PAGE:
Usyk has extra strength for Joshua rematch from Ukrainian support

By Sports Desk August 19, 2022

"In comparison with war, boxing is child's play."

Those were the words uttered by Oleksandr Usyk in April after he left Ukraine's front line to prepare for the rematch against Anthony Joshua, which takes place in Saudi Arabia on Sunday.

Eleven months ago, Usyk placed himself on top of the boxing world with a stunning victory over Joshua at the Tottenham Hotspur stadium – where he dominated what was only his third fight at heavyweight level.

The aftermath saw talk of a unification bout against Tyson Fury, while questions were also raised as to whether Joshua would walk away, but both of those discussions were irrelevant in the grand scheme of things.

In February, Russia stunned the world with the invasion of Ukraine and citizens took to the frontline to defend their nation, with Usyk travelling back to Kiev to fight.

Boxing, understandably, was far from the mind of Usyk, who told CNN: "I really don't know when I'm going to be stepping back in the ring. My country and my honour are more important to me than a championship belt."

Usyk will this weekend put his WBO, WBA Super, and IBF titles on the line against Joshua and shoulder the hopes of a nation who have had to cope with unthinkable trauma.

Sport, in situations like this, is largely irrelevant and few would criticise Usyk if he were to struggle in his rematch given the experiences he has endured – but he may find extra encouragement from Joshua's comments ahead of the bout.

Speaking to the Daily Mail, Joshua described the months since he lost his belts to Usyk in north London as a "nightmare", words that may sting Usyk's camp given what has transpired away from the ring.

Many would suggest Usyk, having been the underdog in the initial bout and still with limited heavyweight experience, has nothing to lose – but he would be the first to argue that is not the case.

In terms of preparation, Usyk, like Joshua, has made significant adjustments and, having been at the lower-end of the heavyweight scale for the first clash has bulked up for the rematch, while the Brit has done the opposite.

Joshua had the weight, height and reach advantage for the first bout but did not put it into effect, with it clear after the opening five rounds that he was on the back foot and his best chance of winning was a knockout – but he never pushed for a stoppage.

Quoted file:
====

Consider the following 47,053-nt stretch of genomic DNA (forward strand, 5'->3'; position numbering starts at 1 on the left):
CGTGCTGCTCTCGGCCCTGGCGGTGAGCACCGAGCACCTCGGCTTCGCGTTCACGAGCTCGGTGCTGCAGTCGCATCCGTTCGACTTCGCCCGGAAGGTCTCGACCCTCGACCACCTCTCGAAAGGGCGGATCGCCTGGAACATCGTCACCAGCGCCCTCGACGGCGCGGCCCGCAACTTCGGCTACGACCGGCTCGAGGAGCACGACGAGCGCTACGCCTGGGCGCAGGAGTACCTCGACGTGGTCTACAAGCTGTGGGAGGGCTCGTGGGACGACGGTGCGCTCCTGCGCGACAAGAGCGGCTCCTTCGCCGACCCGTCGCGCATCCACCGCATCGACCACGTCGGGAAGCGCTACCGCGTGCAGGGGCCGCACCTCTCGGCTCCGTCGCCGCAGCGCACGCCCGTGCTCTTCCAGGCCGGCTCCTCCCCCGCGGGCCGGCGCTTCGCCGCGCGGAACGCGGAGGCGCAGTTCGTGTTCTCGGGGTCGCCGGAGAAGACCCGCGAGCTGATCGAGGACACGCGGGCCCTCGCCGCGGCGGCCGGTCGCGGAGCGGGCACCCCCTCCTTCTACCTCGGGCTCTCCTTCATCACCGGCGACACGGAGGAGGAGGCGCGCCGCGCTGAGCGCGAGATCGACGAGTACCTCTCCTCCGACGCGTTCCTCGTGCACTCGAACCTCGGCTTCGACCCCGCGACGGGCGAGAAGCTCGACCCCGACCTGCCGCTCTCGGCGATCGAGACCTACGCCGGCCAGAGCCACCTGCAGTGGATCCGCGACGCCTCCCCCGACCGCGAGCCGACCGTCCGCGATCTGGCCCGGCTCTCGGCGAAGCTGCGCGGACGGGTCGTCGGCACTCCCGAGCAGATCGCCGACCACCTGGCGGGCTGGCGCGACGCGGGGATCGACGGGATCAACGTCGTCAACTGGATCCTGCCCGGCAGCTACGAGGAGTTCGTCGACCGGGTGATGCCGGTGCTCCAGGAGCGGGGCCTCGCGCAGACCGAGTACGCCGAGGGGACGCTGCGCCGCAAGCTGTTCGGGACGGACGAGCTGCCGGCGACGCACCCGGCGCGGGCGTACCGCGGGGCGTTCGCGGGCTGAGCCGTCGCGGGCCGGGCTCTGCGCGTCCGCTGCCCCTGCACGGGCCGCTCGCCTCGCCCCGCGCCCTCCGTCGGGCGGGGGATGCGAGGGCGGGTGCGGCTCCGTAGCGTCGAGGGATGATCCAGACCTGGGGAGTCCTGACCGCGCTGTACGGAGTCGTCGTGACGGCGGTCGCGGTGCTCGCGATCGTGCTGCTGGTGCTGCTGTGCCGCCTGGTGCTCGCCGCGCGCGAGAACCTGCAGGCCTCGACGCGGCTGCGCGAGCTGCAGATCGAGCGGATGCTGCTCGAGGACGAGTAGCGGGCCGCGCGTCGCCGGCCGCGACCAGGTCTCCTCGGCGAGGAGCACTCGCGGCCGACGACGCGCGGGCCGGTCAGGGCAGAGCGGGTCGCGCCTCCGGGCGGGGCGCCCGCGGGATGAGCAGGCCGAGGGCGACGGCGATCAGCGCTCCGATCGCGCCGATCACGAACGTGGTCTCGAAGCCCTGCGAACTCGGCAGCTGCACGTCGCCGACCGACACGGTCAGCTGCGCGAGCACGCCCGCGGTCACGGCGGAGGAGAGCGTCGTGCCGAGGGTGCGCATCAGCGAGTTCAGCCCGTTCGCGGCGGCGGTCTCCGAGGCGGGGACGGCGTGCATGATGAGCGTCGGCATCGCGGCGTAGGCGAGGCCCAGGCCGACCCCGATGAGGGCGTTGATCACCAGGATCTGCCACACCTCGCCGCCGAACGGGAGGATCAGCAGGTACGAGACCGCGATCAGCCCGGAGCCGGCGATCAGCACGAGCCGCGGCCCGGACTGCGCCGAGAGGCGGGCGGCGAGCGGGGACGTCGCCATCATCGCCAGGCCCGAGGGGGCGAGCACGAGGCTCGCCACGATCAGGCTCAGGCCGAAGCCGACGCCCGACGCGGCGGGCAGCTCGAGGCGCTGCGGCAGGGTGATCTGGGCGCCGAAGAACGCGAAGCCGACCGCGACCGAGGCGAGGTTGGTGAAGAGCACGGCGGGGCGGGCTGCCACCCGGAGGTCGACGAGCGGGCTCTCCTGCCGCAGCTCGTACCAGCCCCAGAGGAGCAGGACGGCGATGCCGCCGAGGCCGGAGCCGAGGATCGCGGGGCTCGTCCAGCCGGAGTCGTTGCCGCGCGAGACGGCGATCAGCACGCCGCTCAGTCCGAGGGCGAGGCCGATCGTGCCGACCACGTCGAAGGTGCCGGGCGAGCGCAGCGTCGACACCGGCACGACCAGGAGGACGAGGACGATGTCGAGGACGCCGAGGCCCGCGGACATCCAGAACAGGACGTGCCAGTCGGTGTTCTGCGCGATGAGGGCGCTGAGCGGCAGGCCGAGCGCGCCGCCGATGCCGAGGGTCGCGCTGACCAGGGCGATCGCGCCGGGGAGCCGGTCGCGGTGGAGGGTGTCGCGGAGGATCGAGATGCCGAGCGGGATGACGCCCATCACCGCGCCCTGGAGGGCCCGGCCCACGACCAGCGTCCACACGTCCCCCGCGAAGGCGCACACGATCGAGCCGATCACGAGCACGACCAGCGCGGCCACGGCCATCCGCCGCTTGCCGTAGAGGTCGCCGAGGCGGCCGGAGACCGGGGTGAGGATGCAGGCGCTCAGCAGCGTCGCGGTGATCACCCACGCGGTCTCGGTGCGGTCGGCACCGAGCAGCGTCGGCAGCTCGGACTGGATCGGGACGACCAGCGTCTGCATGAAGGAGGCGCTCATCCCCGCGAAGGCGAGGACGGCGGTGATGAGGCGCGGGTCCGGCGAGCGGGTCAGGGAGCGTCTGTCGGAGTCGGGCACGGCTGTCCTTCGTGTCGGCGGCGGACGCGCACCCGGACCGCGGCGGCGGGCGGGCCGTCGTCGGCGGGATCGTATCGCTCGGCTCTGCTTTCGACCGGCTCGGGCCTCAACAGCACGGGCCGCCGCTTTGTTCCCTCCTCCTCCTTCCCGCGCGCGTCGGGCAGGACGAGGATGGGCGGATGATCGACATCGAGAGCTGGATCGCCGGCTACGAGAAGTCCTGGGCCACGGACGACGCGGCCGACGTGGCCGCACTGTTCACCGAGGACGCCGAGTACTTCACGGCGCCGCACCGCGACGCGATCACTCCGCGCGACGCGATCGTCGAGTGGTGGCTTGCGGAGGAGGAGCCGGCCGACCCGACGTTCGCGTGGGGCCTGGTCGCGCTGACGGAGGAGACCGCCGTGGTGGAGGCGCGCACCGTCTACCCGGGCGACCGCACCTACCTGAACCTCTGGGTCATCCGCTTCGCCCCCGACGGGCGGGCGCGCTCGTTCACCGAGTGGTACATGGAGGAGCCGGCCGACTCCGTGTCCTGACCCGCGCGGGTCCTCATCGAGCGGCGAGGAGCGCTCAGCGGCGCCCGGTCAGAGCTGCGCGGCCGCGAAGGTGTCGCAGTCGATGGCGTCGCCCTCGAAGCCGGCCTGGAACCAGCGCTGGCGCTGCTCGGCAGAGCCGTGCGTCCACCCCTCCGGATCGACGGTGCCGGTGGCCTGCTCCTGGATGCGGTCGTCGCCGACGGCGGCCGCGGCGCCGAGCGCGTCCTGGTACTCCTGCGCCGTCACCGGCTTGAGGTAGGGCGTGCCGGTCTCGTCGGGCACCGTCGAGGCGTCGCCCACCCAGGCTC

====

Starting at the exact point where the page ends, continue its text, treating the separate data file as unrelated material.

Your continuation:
Usyk, now displaying added bulk, may look to be more aggressive and to take the sort of chances that Joshua passed up back in September, though that is an approach he has not shown yet in the heavyweight division.

The champion's past two bouts have gone the distance and he earned unanimous decisions but, in the heavyweight game, it is a brave approach to look to stand firm, as just a single punch can change the picture entirely.

With additional weight behind him, Usyk should be able to hit Joshua harder this time around, but the full force of his strikes may well come from a different source – the support of his nation.

Promoter Alex Krassyuk told Sky Sports that Usyk travelled across Ukraine to visit high-ranking army officials, fans and injured combatants while supporting the resistance of the Russian invasion, where he received significant support and backing to return to the ring for the rematch.

"People want him to fight. People want him to win. They all want the Ukrainian flag to be risen and the Ukrainian anthem to be heard throughout the planet," he said.

That level of support can inspire Usyk when he faces a rejuvenated Joshua.

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    Tyson Fury voiced his frustration after suffering the first defeat of his career to Oleksandr Usyk in their undisputed world heavyweight title fight in Saudi Arabia.

    Usyk won by split decision to become the first undisputed heavyweight champion since Lennox Lewis, and the first to unite all four belts.

    The scorecards read 115-112 and 114-113 in favour of Usyk, while a third judge scored 114-113 to Fury.

    After an even start, the momentum shifted in a brilliant ninth round for the Ukrainian as he caught Fury with a left hook, forcing the referee to give him a standing count before the bell saved him from a further onslaught.

    A defiant Fury was not happy with the result, suggesting that Usyk received a sympathy vote from the judges.